People started understanding that frequency is not everything when Pentium 4 was still selling. More than 15 years have passed since then. Reply
  • Oliseo - Sunday, November 10, 2019 - link

    AMD has better IPC than Intel. Intel needs those high clock speeds to keep up.

    Performanc per watt, Intel are getting obliterated.

    (i9 9900k owner, I have no dog in any fight, but i like to stick to facts)
    Reply
  • alufan - Monday, November 11, 2019 - link

    omg still folks dont get it the AMD chip does as well as or in many cases better at a lower clock and lower voltage that means it uses its power more efficiently to do virtually or in some cases more of the same work whats so difficult about that to understand? Reply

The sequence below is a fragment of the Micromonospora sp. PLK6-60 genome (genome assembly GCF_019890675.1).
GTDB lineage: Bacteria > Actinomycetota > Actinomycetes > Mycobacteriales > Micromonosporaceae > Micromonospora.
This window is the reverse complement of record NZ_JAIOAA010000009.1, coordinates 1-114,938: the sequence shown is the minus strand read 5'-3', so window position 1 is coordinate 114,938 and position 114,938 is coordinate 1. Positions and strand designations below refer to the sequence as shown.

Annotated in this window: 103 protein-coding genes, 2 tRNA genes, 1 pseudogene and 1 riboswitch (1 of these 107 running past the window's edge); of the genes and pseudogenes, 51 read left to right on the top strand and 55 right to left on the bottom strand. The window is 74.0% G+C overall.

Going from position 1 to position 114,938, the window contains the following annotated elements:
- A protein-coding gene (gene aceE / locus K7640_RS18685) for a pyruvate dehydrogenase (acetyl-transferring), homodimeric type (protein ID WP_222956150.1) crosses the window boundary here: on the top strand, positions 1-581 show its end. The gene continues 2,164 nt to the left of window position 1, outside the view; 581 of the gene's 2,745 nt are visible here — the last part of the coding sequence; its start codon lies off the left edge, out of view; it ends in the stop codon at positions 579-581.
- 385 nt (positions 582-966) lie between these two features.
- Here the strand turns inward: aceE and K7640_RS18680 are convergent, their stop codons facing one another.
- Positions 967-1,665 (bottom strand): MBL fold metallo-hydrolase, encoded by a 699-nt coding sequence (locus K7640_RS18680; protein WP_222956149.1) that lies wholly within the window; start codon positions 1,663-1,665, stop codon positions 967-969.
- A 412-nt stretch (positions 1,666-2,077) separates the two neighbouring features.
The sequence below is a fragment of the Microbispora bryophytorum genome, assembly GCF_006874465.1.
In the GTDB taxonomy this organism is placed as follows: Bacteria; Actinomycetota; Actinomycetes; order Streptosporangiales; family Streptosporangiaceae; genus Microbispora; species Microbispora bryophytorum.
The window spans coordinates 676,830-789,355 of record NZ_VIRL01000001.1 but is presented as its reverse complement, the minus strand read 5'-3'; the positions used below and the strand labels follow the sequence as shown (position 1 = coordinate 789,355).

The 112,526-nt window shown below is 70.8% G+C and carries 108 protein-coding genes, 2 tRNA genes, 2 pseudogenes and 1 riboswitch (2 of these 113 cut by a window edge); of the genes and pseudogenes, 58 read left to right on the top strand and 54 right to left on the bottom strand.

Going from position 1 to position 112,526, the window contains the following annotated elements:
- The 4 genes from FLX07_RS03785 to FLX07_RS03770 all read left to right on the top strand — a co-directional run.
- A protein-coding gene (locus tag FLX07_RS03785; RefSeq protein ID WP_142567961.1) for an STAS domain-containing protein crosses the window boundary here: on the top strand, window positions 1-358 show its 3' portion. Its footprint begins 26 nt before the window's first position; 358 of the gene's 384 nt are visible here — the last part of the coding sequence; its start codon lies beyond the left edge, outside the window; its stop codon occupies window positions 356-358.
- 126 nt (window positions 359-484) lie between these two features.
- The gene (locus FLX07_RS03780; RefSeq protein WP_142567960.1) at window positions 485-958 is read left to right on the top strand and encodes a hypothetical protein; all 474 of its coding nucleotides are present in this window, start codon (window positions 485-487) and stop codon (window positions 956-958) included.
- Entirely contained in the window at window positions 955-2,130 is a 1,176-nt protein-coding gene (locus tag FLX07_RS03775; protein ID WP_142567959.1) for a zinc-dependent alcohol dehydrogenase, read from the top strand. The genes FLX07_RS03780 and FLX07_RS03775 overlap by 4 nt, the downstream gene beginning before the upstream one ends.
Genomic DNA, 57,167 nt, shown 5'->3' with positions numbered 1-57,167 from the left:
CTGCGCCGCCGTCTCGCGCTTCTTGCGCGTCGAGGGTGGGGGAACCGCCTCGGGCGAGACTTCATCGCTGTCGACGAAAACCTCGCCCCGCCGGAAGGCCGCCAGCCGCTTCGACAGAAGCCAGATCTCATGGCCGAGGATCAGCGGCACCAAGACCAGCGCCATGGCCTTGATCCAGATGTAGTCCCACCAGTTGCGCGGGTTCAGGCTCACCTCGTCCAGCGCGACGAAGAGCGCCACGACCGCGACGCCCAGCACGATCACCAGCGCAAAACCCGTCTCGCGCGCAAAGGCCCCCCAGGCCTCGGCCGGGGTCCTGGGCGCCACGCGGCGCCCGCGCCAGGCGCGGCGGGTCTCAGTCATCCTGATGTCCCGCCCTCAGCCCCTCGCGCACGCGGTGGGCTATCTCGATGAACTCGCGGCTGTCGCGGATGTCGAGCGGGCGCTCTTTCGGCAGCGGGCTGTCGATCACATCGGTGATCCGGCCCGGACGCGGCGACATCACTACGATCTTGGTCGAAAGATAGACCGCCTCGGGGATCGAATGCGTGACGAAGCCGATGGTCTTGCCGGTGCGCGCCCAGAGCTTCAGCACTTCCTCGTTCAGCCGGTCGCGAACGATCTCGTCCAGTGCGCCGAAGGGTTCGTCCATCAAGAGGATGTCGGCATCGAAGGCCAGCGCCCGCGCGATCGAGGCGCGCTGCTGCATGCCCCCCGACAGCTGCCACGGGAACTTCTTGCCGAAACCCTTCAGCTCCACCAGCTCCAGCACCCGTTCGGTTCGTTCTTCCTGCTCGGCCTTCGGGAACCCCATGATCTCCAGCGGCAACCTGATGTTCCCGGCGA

• unixguru88 - Thursday, November 07, 2019 - link

    Given that a core count race seems to be the new Mhz race, what type of casual everyday programs can we expect to take advantage of 16/32 or more cores? Are there any game engines that can meaningfully use 32 cores? I can seet browsers taking advantage of high core counts trivially by being able to remain performant with many tabs of JavaScript heavy pages open. What else could potentially use 32 or more cores? Reply
  • Teckk - Thursday, November 07, 2019 - link

    You mean other than Chrome and Electron apps on the system ?!?
    On a serious note, can't think of anything other than Virtual Machines, Image/Video Editing and Debugging in IDEs but I don't know if that falls under 'casual everyday programs'. But again they could be for the person buying a 16-core processor for casual everyday use :)
    Reply
  • DPUser - Thursday, November 07, 2019 - link

    Audio loves multiple cores... lots of parallel processes happening in a big multi-track, multi-plugin, multi-virtual instrument mix. Reply